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|Title:||Empirical evaluation of attention and task management as cognitive non-technical skills expertise of scrub nurses during realtime surgery||Authors:||Koh, Ranieri Yung Ing.||Keywords:||DRNTU::Engineering::Systems engineering||Issue Date:||2012||Abstract:||This dissertation aims to explore the fundamentals of cognitive non-technical skills of scrub nurses in particular, and proposes an integrated framework of cognitive non-technical skills, which covers the underlying aspects of cognitive non-technical skills and approaches to measure and validate the construct. Literature has identified non-technical skills, in particular, cognitive failures, as the direct determinants leading to accidents in the operating theatre, but no formal study has been done to investigate the cognitive factors directly influenced by expertise and influencing the performance of the scrub nurses. A cognitive non-technical skills framework guided by the theories of situation awareness is first drawn up, to define the cognitive factors influenced by expertise and in turn influencing performance. The proposed model consists of a main and a secondary framework. The main framework consists of four main aspects, namely situation awareness, task management, workload management and attention management. The three levels of situation awareness are the drivers behind the management of attention (level 1), reactive task management (level 2) and pro-active task management (level 3). The execution of all three levels in turn serves to maintain manageable levels of workload. This study adopted the use of eye-tracking to study the visual attention allocation and task management of 20 scrub nurses during standard real-life caesarean section surgeries, with 10 experienced nurses and 10 novice nurses. The data collection was done in a tertiary hospital in Singapore within a purely naturalistic setting. The participating nurses wore the eye-tracking device throughout the surgeries. Visual attention management and task management skills were analysed and evaluated based on the collected eye movement data. The results were in a direction that suggested that experienced nurses performed better than the novice nurses in most aspects. Experienced nurses were found to allocate significantly more attention to areas of high importance and areas related monitoring tasks. More importantly, the experienced nurses adhered more closely to the optimal expected value model of scanning (SEEV) than the novice nurses, with the difference highlighted in the stages of highest workload. In task management, experienced nurses showed greater resistance to interruptions during their tasks, especially to non-surgeon triggered interruptions during their surgical counts. They also displayed better anticipation in aiding the surgeon, taking shorter times to handover the instruments and making lesser mistakes. In a separate evaluation session by two subject matter experts, the experienced nurses were rated significantly higher in their cognitive non-technical skills than the novice nurses, further confirming better performance. In addition, correlation analyses found significant correlations within and between the attention management and task management indices. Better scanners were found to be better anticipators. They also had a tendency to allocate more attention to the areas of highest importance, also making lesser mistakes and being more resistant to interruptions. The findings from this study provide empirical evidence to 1) support the CONTS framework of cognitive non-technical skills of scrub nurses, 2) the existence of attention management and task management skills as cognitive non-technical skills of scrub nurses attributing to more ideal/optimal performance and 3) the existence of explicit relationships between the two that can help to guide training of cognitive non-technical skills to improve performance. The results also offer more confidence in drawing inferences regarding good and poor cognitive non-technical skills through expert and novice behaviours, generating deeper insights regarding the prediction, assessment and training of different aspects of cognitive non-technical skills, an area that research in healthcare has failed to address.||URI:||http://hdl.handle.net/10356/52429||Fulltext Permission:||restricted||Fulltext Availability:||With Fulltext|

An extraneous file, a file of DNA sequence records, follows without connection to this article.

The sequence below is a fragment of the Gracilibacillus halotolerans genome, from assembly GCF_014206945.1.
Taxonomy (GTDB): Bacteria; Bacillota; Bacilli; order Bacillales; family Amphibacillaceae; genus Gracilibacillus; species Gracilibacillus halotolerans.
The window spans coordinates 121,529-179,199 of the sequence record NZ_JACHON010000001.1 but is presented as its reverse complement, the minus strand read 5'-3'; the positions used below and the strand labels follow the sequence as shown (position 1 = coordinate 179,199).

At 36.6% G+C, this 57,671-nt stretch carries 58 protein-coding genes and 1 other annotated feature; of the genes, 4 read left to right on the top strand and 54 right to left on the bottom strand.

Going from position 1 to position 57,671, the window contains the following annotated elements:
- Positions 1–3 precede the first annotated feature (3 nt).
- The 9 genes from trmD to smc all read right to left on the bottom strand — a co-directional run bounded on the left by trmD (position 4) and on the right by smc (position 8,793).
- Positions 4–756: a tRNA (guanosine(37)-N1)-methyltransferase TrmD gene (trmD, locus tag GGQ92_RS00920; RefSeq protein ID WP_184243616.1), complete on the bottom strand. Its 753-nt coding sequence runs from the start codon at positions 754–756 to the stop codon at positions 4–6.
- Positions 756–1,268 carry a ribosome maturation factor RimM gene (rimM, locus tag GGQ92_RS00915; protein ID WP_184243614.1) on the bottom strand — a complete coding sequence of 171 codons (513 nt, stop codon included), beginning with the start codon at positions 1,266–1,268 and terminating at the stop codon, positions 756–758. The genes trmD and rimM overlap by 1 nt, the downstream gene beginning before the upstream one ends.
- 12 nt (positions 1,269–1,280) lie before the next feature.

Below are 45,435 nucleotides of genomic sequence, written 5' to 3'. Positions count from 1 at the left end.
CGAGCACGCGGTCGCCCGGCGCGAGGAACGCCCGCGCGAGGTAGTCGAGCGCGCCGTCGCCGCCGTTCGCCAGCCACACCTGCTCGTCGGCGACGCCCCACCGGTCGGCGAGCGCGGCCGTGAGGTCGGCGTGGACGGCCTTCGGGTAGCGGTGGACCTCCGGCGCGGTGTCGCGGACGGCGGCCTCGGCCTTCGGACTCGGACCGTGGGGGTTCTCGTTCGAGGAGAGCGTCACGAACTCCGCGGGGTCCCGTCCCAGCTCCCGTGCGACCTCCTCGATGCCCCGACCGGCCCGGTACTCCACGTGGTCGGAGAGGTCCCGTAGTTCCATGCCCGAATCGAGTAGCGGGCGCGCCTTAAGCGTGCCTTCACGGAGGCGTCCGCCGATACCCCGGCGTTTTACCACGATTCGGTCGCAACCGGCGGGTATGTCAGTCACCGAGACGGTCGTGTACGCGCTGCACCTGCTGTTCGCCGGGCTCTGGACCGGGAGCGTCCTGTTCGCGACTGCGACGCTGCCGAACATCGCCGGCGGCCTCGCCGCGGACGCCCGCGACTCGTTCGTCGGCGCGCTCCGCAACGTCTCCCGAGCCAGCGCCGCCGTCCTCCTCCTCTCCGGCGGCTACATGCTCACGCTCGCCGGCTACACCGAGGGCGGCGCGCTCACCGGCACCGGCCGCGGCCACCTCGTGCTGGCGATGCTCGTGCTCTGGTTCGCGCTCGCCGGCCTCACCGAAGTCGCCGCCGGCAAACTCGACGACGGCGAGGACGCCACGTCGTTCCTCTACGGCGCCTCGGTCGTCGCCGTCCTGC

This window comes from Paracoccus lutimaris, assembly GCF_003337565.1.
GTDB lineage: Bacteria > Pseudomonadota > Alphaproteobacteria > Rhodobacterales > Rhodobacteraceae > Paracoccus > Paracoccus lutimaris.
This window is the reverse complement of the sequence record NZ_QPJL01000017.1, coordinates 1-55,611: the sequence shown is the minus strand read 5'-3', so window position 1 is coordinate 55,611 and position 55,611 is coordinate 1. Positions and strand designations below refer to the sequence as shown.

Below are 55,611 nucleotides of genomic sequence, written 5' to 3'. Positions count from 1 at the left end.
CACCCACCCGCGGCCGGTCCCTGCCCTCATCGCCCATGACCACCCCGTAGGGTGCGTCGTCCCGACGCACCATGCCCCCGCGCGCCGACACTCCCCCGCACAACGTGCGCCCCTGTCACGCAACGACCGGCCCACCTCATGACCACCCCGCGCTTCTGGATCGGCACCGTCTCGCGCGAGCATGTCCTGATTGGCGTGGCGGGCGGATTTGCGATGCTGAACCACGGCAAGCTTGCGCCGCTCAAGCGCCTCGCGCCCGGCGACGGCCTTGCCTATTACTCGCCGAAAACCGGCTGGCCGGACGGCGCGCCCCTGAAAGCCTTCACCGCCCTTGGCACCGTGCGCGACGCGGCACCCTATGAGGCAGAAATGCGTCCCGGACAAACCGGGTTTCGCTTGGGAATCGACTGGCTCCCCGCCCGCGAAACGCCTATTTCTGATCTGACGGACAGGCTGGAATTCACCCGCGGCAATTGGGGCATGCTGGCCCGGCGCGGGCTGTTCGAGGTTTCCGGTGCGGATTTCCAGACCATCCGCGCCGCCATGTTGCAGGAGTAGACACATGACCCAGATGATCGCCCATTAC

|Appears in Collections:||MAE Theses|
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